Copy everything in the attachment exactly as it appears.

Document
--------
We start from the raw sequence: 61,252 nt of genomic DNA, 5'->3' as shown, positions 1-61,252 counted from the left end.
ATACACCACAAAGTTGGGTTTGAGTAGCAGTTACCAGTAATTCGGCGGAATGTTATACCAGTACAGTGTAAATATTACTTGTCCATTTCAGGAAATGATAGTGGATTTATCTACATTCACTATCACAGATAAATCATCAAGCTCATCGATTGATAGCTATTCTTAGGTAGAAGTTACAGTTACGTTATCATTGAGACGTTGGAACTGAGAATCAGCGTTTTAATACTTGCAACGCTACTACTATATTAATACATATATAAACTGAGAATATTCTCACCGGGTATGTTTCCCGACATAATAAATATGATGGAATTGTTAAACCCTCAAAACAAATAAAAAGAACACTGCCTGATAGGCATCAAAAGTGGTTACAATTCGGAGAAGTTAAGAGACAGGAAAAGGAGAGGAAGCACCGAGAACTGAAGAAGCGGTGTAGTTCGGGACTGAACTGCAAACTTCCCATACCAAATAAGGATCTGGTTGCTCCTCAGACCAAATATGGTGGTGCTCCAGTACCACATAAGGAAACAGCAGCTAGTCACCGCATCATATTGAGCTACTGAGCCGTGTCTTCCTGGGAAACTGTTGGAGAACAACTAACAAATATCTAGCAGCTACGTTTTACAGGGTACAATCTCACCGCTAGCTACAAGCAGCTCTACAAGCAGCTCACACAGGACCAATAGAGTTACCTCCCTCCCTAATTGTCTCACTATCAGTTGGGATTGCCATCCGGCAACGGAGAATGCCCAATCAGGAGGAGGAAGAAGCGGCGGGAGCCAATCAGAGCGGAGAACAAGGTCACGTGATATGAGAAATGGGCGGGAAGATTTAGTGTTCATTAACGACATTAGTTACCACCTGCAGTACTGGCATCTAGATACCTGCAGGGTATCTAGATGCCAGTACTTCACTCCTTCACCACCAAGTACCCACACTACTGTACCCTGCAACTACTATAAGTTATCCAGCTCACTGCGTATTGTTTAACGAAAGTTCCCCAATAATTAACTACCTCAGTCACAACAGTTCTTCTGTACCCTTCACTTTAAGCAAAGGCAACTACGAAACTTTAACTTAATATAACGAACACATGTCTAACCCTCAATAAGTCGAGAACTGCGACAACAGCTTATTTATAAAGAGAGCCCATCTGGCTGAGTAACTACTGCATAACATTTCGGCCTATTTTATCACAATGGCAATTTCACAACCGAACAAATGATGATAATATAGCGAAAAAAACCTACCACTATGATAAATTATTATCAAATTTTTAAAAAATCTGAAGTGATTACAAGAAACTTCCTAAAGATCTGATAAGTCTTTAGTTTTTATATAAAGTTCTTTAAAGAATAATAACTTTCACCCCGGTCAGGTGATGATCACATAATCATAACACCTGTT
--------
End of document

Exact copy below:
We start from the raw sequence: 61,252 nt of genomic DNA, 5'->3' as shown, positions 1-61,252 counted from the left end.
ATACACCACAAAGTTGGGTTTGAGTAGCAGTTACCAGTAATTCGGCGGAATGTTATACCAGTACAGTGTAAATATTACTTGTCCATTTCAGGAAATGATAGTGGATTTATCTACATTCACTATCACAGATAAATCATCAAGCTCATCGATTGATAGCTATTCTTAGGTAGAAGTTACAGTTACGTTATCATTGAGACGTTGGAACTGAGAATCAGCGTTTTAATACTTGCAACGCTACTACTATATTAATACATATATAAACTGAGAATATTCTCACCGGGTATGTTTCCCGACATAATAAATATGATGGAATTGTTAAACCCTCAAAACAAATAAAAAGAACACTGCCTGATAGGCATCAAAAGTGGTTACAATTCGGAGAAGTTAAGAGACAGGAAAAGGAGAGGAAGCACCGAGAACTGAAGAAGCGGTGTAGTTCGGGACTGAACTGCAAACTTCCCATACCAAATAAGGATCTGGTTGCTCCTCAGACCAAATATGGTGGTGCTCCAGTACCACATAAGGAAACAGCAGCTAGTCACCGCATCATATTGAGCTACTGAGCCGTGTCTTCCTGGGAAACTGTTGGAGAACAACTAACAAATATCTAGCAGCTACGTTTTACAGGGTACAATCTCACCGCTAGCTACAAGCAGCTCTACAAGCAGCTCACACAGGACCAATAGAGTTACCTCCCTCCCTAATTGTCTCACTATCAGTTGGGATTGCCATCCGGCAACGGAGAATGCCCAATCAGGAGGAGGAAGAAGCGGCGGGAGCCAATCAGAGCGGAGAACAAGGTCACGTGATATGAGAAATGGGCGGGAAGATTTAGTGTTCATTAACGACATTAGTTACCACCTGCAGTACTGGCATCTAGATACCTGCAGGGTATCTAGATGCCAGTACTTCACTCCTTCACCACCAAGTACCCACACTACTGTACCCTGCAACTACTATAAGTTATCCAGCTCACTGCGTATTGTTTAACGAAAGTTCCCCAATAATTAACTACCTCAGTCACAACAGTTCTTCTGTACCCTTCACTTTAAGCAAAGGCAACTACGAAACTTTAACTTAATATAACGAACACATGTCTAACCCTCAATAAGTCGAGAACTGCGACAACAGCTTATTTATAAAGAGAGCCCATCTGGCTGAGTAACTACTGCATAACATTTCGGCCTATTTTATCACAATGGCAATTTCACAACCGAACAAATGATGATAATATAGCGAAAAAAACCTACCACTATGATAAATTATTATCAAATTTTTAAAAAATCTGAAGTGATTACAAGAAACTTCCTAAAGATCTGATAAGTCTTTAGTTTTTATATAAAGTTCTTTAAAGAATAATAACTTTCACCCCGGTCAGGTGATGATCACATAATCATAACACCTGTT